PIAR can host up to eight artists per month, unless they apply for a two-to-three-month stay, meaning it hosts over 60 artists from around the world per year. They live, work, and eat together, and meals for Ghanian artists are fully funded.
It was crazinisT artisT’s own work, which often challenges gender norms in a country that can be hostile to such expression, that spurred the creation of PIAR. “I created the space as a matter of urgency,” she explained. “It is a safe artistic environment and creative community that will contribute to the vibrant art scene in Ghana, in Africa, and across the globe through local and international exchange.”
The residency is an expansion of the artist’s activist and cultural interventions and one that has no commercial intent or mandate. Since 2018, crazinisT artisT has channeled all her artist fees and salary into running PIAR as its founder and artistic director. Sometimes, she says, she receives donations from friends and colleagues.
“There are a few residencies in Ghana, but most of them are commercial,” she noted, referring to programs such as the Noldor Residency, with its “artist pledge” to leave behind an agreed number of works, or the one run by Accra’s top gallery, Gallery 1957, in which the works produced are featured in a selling show. By contrast, she said, “PIAR is an alternative space that does not require or demand products from artists in residence, but rather encourages critical investigation of processes and experimentations.”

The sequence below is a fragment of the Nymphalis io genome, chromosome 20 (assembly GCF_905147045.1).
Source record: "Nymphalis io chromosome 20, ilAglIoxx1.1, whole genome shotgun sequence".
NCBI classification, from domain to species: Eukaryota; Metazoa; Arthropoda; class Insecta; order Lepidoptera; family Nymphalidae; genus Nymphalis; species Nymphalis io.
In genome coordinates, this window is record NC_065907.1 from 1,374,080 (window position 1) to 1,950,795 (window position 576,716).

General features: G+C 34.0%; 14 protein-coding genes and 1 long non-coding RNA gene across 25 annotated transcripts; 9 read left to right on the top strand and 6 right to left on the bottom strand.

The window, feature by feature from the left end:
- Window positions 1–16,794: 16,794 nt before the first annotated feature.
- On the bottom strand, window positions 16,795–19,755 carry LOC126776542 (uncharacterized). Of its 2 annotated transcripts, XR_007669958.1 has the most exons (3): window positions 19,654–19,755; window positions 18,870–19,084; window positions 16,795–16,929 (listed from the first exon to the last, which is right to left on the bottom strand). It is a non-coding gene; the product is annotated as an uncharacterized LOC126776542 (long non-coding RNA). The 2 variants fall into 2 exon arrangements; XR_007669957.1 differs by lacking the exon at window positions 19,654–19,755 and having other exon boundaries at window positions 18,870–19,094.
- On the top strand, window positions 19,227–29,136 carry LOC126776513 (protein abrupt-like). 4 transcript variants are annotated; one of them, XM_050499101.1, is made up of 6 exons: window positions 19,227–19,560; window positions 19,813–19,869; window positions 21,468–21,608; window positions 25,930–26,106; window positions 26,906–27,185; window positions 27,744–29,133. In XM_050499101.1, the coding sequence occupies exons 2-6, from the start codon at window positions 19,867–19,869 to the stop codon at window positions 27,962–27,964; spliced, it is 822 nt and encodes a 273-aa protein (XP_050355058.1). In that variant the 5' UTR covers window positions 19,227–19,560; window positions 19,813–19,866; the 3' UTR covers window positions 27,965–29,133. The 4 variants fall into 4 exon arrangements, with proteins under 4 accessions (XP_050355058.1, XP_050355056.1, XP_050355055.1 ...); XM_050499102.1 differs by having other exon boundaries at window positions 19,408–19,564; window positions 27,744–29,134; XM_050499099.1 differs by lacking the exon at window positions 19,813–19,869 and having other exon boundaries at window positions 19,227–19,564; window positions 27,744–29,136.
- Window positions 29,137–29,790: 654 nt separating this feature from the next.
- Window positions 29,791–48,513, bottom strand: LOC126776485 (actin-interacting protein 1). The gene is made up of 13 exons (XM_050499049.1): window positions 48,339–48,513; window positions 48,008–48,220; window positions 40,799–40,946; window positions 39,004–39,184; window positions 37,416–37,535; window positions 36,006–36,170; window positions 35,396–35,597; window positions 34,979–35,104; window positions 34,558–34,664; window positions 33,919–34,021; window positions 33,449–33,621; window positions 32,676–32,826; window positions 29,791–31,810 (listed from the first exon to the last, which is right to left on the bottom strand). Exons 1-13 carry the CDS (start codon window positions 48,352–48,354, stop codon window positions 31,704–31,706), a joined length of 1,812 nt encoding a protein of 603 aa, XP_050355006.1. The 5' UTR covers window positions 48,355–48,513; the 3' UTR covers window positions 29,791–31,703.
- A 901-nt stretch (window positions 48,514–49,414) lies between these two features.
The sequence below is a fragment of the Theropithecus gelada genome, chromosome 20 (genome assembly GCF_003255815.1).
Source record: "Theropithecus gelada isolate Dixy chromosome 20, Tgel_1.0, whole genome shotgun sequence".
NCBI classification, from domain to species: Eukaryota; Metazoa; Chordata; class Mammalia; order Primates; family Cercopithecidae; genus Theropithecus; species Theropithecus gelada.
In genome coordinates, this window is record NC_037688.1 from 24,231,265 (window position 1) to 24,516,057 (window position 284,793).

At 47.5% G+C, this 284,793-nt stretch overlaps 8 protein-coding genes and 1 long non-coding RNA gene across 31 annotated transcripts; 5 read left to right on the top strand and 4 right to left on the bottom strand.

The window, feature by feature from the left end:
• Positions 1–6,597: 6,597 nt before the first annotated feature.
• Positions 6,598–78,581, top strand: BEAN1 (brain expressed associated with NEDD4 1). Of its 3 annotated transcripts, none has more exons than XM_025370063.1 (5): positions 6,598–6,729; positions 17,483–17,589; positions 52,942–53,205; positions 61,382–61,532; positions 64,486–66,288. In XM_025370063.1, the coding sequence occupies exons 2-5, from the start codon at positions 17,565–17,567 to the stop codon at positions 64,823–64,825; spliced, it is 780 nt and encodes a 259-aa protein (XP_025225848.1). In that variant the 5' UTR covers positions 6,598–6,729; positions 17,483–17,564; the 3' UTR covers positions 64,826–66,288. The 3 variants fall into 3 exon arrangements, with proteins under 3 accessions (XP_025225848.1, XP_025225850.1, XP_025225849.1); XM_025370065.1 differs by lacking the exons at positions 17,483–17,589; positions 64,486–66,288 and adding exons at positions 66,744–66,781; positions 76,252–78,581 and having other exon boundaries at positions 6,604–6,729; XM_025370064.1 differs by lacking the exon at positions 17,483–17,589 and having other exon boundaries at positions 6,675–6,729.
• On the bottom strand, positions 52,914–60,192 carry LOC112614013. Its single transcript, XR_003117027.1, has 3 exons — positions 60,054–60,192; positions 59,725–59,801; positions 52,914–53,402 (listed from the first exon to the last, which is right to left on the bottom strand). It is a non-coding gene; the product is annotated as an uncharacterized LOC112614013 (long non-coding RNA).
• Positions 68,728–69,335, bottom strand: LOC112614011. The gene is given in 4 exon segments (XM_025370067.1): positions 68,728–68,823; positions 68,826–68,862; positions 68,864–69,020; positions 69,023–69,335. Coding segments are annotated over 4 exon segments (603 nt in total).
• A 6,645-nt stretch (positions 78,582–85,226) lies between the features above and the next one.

The noncommercial nature is key: Through creative practice that leads to critical discourse crazinisT artisT believes art can be “an alternative weapon to change society.” It is a means, she said, “to touch on sensitive topics that are forbidden by doctrines, taboos, and constitutions. Art is a medium to decolonize and refine ourselves.”
Art for Societal Change
A similar artistic revolution is taking place in Tamale, Ghana’s third-largest city in the country’s northeast, thanks to artist Ibrahim Mahama. Through proceeds from his art, Mahama is investing back into his homeland with a mission to redefine the narrative of contemporary art in Ghana and use it as a means for societal change.
Mahama, known for his monumental installations that probe the nature of capitalist structures, economic transactions, and historical constructs, has established three spaces throughout Tamale—theSavannah Centre for Contemporary Art (SCCA), Red Clay, and Nkrumah Voli-Ni—which are used for artist residencies, research, community development, and exhibitions.
Mahama conceived the idea for SCCA, the first space, in 2010 when he was finishing his fine-art degree at Kwame Nkrumah University of Science and Technology in Kumasi. “At the time there was a strong desire for new pedagogical forms of art, which were led by my professor Karî’kachä Seid’ōu, an acclaimed artist in the department of painting and sculpture,” he tells Artnet News. “He wanted artists to focus not just on making objects as was the tradition, but also on developing new practices and forms.”